Kulka, Erich

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KULKA, ERICH (originally Schön ; 1922–1995), Czech author, publicist, and historian. Born in Vsetín, Moravia, Kulka spent 1939–1945 in concentration camps; from 1942 he was in Auschwitz. He escaped in January 1945 with his son Otto. In 1968 he immigrated to Israel, where he worked at the Institute of Contemporary History at the Hebrew University of Jerusalem. In his writing, Kulka drew on events from World War ii and the Holocaust. He published many articles, studies, and books on these themes in Czechoslovakia, Israel, and many other countries.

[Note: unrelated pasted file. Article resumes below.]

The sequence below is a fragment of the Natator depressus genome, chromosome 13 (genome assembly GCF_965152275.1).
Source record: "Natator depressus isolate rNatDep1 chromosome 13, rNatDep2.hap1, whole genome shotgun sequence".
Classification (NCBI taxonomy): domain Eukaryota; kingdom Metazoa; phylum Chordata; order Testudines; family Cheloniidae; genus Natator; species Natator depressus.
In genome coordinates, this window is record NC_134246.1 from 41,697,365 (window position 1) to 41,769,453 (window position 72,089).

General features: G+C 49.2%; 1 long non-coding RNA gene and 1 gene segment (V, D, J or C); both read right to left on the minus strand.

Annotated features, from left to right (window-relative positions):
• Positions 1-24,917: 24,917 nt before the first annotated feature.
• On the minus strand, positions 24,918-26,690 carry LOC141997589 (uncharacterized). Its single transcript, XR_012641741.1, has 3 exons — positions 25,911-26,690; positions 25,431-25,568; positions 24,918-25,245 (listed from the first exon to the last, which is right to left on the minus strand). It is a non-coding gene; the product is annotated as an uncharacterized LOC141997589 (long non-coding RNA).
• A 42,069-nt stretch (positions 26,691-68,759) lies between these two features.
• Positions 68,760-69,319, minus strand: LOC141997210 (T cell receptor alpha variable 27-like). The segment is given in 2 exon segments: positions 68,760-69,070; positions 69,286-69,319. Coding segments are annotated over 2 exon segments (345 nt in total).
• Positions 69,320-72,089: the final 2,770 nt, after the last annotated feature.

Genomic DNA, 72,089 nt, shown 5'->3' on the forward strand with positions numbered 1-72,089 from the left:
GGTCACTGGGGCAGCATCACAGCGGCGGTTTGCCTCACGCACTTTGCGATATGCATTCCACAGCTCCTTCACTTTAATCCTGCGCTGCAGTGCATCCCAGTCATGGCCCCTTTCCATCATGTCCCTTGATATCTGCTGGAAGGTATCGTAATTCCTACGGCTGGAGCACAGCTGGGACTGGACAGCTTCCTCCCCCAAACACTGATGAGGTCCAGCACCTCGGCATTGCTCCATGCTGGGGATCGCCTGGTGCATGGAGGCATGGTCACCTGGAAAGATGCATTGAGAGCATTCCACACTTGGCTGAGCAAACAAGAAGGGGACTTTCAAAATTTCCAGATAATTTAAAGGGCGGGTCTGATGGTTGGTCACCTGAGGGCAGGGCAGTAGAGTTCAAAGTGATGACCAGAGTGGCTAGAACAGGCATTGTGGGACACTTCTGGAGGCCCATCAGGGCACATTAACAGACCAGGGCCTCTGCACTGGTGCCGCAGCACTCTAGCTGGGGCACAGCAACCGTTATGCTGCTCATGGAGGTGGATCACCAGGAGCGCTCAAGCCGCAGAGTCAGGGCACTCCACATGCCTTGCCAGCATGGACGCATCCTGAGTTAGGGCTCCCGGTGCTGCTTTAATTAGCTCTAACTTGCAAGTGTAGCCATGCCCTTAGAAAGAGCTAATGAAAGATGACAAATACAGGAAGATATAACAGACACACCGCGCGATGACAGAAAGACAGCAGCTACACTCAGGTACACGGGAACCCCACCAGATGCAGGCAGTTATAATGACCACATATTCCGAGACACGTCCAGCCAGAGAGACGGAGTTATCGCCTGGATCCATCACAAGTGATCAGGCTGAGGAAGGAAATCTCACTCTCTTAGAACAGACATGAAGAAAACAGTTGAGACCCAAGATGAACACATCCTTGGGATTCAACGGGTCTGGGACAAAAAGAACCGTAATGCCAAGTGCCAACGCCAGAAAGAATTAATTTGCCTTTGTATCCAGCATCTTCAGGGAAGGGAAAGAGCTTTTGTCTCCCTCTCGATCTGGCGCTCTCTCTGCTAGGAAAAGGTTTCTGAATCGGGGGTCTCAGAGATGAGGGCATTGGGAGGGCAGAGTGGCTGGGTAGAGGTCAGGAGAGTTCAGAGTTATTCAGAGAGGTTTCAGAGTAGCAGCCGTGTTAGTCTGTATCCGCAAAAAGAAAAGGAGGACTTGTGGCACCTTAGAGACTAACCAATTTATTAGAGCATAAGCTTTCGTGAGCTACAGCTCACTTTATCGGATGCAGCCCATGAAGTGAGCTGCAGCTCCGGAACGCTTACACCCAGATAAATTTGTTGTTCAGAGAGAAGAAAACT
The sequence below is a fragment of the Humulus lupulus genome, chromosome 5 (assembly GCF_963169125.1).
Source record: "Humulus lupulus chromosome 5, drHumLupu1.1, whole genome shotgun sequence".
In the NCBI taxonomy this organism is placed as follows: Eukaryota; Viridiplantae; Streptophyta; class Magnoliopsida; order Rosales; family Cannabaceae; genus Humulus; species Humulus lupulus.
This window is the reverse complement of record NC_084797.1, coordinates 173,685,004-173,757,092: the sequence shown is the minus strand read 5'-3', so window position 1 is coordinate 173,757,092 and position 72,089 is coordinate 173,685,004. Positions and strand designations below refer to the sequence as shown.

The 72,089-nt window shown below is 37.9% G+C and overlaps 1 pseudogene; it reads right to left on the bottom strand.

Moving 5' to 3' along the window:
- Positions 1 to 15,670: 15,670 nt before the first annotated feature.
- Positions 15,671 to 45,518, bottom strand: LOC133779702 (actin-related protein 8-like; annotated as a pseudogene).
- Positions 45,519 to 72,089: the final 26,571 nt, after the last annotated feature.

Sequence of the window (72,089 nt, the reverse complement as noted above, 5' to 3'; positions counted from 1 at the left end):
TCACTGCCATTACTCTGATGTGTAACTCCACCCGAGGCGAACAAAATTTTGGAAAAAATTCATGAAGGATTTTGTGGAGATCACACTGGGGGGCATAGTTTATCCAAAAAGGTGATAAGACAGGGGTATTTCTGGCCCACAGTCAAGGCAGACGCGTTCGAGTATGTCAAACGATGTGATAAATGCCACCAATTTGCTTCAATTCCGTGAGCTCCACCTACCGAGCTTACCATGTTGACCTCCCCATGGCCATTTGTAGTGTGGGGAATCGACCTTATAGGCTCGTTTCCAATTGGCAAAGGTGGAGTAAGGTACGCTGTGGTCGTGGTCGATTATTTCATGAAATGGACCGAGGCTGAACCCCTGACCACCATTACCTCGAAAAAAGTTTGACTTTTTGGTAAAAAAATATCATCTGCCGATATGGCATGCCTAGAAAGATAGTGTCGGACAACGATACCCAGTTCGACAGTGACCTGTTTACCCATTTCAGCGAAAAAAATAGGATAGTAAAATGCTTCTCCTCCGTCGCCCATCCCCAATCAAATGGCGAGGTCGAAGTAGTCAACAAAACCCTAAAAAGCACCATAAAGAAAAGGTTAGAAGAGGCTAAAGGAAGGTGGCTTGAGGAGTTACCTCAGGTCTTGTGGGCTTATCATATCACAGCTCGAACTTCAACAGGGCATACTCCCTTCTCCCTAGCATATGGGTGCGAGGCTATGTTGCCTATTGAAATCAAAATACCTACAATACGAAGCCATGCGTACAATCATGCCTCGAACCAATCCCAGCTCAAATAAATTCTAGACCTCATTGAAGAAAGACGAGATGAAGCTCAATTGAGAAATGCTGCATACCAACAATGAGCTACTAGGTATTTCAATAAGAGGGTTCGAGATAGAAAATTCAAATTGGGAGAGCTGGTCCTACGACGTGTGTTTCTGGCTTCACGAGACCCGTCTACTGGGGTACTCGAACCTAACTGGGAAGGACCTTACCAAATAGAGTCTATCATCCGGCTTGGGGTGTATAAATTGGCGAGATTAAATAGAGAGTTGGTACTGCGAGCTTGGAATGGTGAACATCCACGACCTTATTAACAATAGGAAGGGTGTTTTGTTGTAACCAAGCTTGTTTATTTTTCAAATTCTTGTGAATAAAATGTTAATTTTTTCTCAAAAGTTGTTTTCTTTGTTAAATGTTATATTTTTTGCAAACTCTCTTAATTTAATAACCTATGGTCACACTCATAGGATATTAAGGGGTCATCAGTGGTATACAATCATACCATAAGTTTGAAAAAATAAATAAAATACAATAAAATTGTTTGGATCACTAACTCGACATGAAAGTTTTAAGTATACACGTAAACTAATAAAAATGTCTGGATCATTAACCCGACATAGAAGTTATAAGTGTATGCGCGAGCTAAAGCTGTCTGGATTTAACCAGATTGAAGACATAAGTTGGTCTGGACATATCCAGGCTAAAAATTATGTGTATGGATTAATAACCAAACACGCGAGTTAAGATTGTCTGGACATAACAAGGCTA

His works include Továrna na smrt (1946, "The Death Factory") with Otto Kraus; Noc a mlha ("Night and Mist," 1958) with Otto Kraus; Frankfurtský proces ("The Frankfurt Trial," 1964); Útěk z tábora smrti ("Escape from a Death Camp," 1966); Soudcové, žalobci a obhájci ("Judges, Prosecutors, Defenders," 1966); Židé ve Svobodově armádě ("Jews in the Czechoslovak Svoboda Army," 1979, 1990); Židé v československém vojsku na Západě ("Jews in the Czechoslovak Western Army," 1992).

Of his three sons, Otto Dov Kulka is an Israeli historian; Dan Kulka is an Israeli sculptor; Tomáš Kulka is an Israeli-Czech philosopher and esthetician living in Prague.


Slovník českých spisovatelů (1982).

[Milos Pojar (2nd ed.)]